Last year wasn’t just kind to Joshua Ray Walker, it bowed to his every move.
Walker’s debut album, Wish You Were Here, became an unabashed favorite among critics in 2019, and the country artist swept the ballot at the Dallas Observer Music Awards.
The artist took his first plane ride and never stopped, touring incessantly with hundreds of shows and selling out venues in Europe. The budding country star is a homegrown Dallas music industry staple, and he flaunts his roots.
This year’s events won’t stop him. Walker's follow-up album, Glad You Made It, premieres Friday.
“I mean, it was really surreal... I wasn't expecting like Rolling Stone articles and stuff from a debut record you know,” he says of his success. “It was in the top 40 for Americana albums in the country for like 12 weeks."
The musician says he feels pressure to live up to the first record's hype.
“I kind of felt like I had something to prove on this album,” he says, “just kind of letting people know that, you know, I didn't use all the good material, and I'm still writing good songs.”
The new album includes “Cupboard” and “Boat Show Girl,” continuing Walker’s observance of forlorn honesty and sublime storytelling. Walker has a novelist’s gift for character writing and weaves his cowboy truths through fictional lives that exist only in his lyrics.
For all his critical success, Walker says the pandemic has greatly affected his livelihood. He played his last show Feb. 29.
“I was on the road really heavy; I played a ton last year,” he says of the bygone, pre-COVID days. “I opened for everyone like Shooter Jennings, Charley Crockett and played all the way from New York City through the desert.”
In early March, Walker released the video for the single “Voices” and planned to release his sophomore follow-up in May. He had big plans for the South by Southwest festival, where he was to play as a featured guest at Luck Reunion at Willie Nelson’s ranch, and he also had tours planned with his band, Ottoman Turks.
“So everything was really on the rise, and then, you know, it all just totally came to a halt,” he says of the pandemic.
Walker is a compulsive songwriter and has amassed endless material in a decade. Last year, he began putting together a collection of songs from his unearthed archives to catalog them into one meaningful work.
“I like cohesive albums,” he says of the new record, “where it's not really an assortment of songs but more like one kind of picture that's being painted by the whole album. I was able to kind of go through my songs and find a common thread and put a narrative together in that way.
"I picked the songs that have these kind of distinct characters that I'm writing about, and then I see how they all fit together in the same world."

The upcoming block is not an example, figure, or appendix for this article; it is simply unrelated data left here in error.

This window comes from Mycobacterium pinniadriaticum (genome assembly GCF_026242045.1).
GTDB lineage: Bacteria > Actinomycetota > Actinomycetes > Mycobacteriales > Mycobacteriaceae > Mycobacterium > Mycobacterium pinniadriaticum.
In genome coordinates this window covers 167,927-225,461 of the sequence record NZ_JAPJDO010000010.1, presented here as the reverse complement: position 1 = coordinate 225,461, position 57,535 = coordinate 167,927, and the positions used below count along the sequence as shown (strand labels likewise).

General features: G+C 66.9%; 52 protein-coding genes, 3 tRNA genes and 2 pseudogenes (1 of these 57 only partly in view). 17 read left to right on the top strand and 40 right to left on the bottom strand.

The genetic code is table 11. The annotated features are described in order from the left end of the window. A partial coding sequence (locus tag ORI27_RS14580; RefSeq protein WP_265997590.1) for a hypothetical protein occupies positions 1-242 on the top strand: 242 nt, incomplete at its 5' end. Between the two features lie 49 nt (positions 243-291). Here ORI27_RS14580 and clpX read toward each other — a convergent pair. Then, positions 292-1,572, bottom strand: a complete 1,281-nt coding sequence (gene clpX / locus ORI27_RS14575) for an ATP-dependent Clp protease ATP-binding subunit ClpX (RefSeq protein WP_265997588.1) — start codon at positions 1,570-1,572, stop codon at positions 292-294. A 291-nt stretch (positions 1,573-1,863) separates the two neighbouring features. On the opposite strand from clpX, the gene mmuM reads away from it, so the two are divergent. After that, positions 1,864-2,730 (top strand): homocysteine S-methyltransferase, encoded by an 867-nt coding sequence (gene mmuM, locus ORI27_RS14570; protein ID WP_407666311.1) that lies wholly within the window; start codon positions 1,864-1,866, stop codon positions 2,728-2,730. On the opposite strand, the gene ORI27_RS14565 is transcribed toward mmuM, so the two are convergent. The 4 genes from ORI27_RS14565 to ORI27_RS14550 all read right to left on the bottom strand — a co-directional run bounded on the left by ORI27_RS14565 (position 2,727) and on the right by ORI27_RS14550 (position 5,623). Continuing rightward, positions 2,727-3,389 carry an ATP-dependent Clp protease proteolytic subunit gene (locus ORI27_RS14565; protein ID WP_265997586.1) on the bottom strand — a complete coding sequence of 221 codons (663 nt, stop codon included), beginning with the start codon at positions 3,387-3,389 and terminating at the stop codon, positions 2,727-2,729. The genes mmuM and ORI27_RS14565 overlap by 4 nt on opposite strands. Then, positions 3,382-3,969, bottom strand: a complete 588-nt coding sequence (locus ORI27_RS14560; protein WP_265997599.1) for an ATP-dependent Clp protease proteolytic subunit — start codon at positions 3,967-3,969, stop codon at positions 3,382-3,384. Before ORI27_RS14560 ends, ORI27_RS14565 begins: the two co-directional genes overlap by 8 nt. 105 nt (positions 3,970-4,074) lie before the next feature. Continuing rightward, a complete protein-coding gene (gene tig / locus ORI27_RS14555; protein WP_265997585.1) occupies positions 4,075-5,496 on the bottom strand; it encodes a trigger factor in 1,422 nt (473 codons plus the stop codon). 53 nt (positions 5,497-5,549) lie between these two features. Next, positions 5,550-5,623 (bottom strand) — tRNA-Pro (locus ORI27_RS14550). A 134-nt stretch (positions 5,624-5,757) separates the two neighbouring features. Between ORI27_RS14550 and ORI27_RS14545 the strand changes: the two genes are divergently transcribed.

The album was largely recorded last August at an Airbnb in Nashville, where he and producer John Pedigo put up mattresses to create a makeshift studio. The album was completed before the end of last year, and it wasn't just the pandemic that changed Walker's plans: He also wanted to let civil rights protestors do the talking in the last few months, as he says he's "100%" in support of the cause.
"We're all getting hit really hard," he says of the music industry. "So trying to balance that and then realizing how
that personal struggle doesn't really compare to the systemic issues that have had the spotlight recently, and trying to manage how much I should really even be talking about my career through all that has been pretty difficult," he says.
"I think that art can definitely give a voice to social movements," he adds. "But I don't know if my voice is the voice that needs to be heard right now. I just wanted to, I don't know, leave room for other voices."
Walker says much of his success was prompted by his longstanding presence in the scene, and people's excitement that he was finally putting out music of his own after playing for 17 years, since the age of 13.
Despite the pressure, Walker says he's pleased with the finished product.
"In a lot of ways I think that my writing has progressed, and the songs are actually written a little better than the first one," he says. "I definitely think that it's a more well-rounded record. The first one had a lot of downtempo stuff, and this record feels a little bit more cohesive to me. It flows more like a set would flow at a live show."
We Believe Local Journalism is Critical to the Life of a City
Engaging with our readers is essential to the Observer's mission. Make a financial contribution or sign up for a newsletter, and help us keep telling Dallas's stories with no paywalls.
Support Our Journalism
A few years ago, Walker bought his childhood home in East Dallas' Casa Linda neighborhood, where he was "born and bred." For this reason particularly, he's excited for his upcoming album release, which will be a drive-thru event outside of Good Records' new location on Garland Road.
He had originally planned a grand affair at the Kessler Theater. As the number of COVID cases increased, the singer thought he might have to push the release until 2021.
"The landscape of the music industry is totally on its head right now," Walker says of having to strategize a new game plan. "Most of the money made from the music industry comes from live performance, and we can't do that right now, so everyone is scrambling to try to figure it out."
The grass remains bluer on Walker’s side of the fence, and this Saturday he'll be greeting fans who can drive by for the signing while the album plays on speakers. Glad You Made It will be available on CD, as well as a limited-release on vinyl.
Walker says he's happy to sit for eight hours in a mask and under the sun to show supporters his appreciation.
He's using his break from tour life wisely, he says, doing work for his label State Fair Records, live streaming, doing guitar session work and collaborating with Pedigo. He's also already finished writing his third album.